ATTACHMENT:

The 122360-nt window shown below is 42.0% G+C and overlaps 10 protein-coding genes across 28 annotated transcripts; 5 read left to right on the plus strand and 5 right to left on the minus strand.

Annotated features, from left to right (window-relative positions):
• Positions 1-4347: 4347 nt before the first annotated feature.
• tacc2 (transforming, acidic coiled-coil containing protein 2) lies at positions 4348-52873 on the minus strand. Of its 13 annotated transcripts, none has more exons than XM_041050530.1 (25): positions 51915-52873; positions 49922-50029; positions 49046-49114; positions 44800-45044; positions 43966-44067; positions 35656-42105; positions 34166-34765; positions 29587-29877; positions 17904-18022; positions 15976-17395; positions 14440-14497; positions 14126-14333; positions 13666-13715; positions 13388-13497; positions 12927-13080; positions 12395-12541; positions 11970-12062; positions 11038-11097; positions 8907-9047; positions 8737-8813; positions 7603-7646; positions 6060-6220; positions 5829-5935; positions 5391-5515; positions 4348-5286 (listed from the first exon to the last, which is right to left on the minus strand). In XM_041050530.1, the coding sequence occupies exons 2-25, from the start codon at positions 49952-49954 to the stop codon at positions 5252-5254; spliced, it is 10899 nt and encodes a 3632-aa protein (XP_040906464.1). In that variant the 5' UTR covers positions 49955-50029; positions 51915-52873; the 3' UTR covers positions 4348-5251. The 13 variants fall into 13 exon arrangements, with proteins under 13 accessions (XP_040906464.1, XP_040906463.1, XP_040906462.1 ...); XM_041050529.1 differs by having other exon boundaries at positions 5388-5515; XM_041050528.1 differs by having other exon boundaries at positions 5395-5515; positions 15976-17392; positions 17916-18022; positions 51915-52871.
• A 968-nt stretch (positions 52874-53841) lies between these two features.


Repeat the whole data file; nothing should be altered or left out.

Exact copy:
The 122360-nt window shown below is 42.0% G+C and overlaps 10 protein-coding genes across 28 annotated transcripts; 5 read left to right on the plus strand and 5 right to left on the minus strand.

Annotated features, from left to right (window-relative positions):
• Positions 1-4347: 4347 nt before the first annotated feature.
• tacc2 (transforming, acidic coiled-coil containing protein 2) lies at positions 4348-52873 on the minus strand. Of its 13 annotated transcripts, none has more exons than XM_041050530.1 (25): positions 51915-52873; positions 49922-50029; positions 49046-49114; positions 44800-45044; positions 43966-44067; positions 35656-42105; positions 34166-34765; positions 29587-29877; positions 17904-18022; positions 15976-17395; positions 14440-14497; positions 14126-14333; positions 13666-13715; positions 13388-13497; positions 12927-13080; positions 12395-12541; positions 11970-12062; positions 11038-11097; positions 8907-9047; positions 8737-8813; positions 7603-7646; positions 6060-6220; positions 5829-5935; positions 5391-5515; positions 4348-5286 (listed from the first exon to the last, which is right to left on the minus strand). In XM_041050530.1, the coding sequence occupies exons 2-25, from the start codon at positions 49952-49954 to the stop codon at positions 5252-5254; spliced, it is 10899 nt and encodes a 3632-aa protein (XP_040906464.1). In that variant the 5' UTR covers positions 49955-50029; positions 51915-52873; the 3' UTR covers positions 4348-5251. The 13 variants fall into 13 exon arrangements, with proteins under 13 accessions (XP_040906464.1, XP_040906463.1, XP_040906462.1 ...); XM_041050529.1 differs by having other exon boundaries at positions 5388-5515; XM_041050528.1 differs by having other exon boundaries at positions 5395-5515; positions 15976-17392; positions 17916-18022; positions 51915-52871.
• A 968-nt stretch (positions 52874-53841) lies between these two features.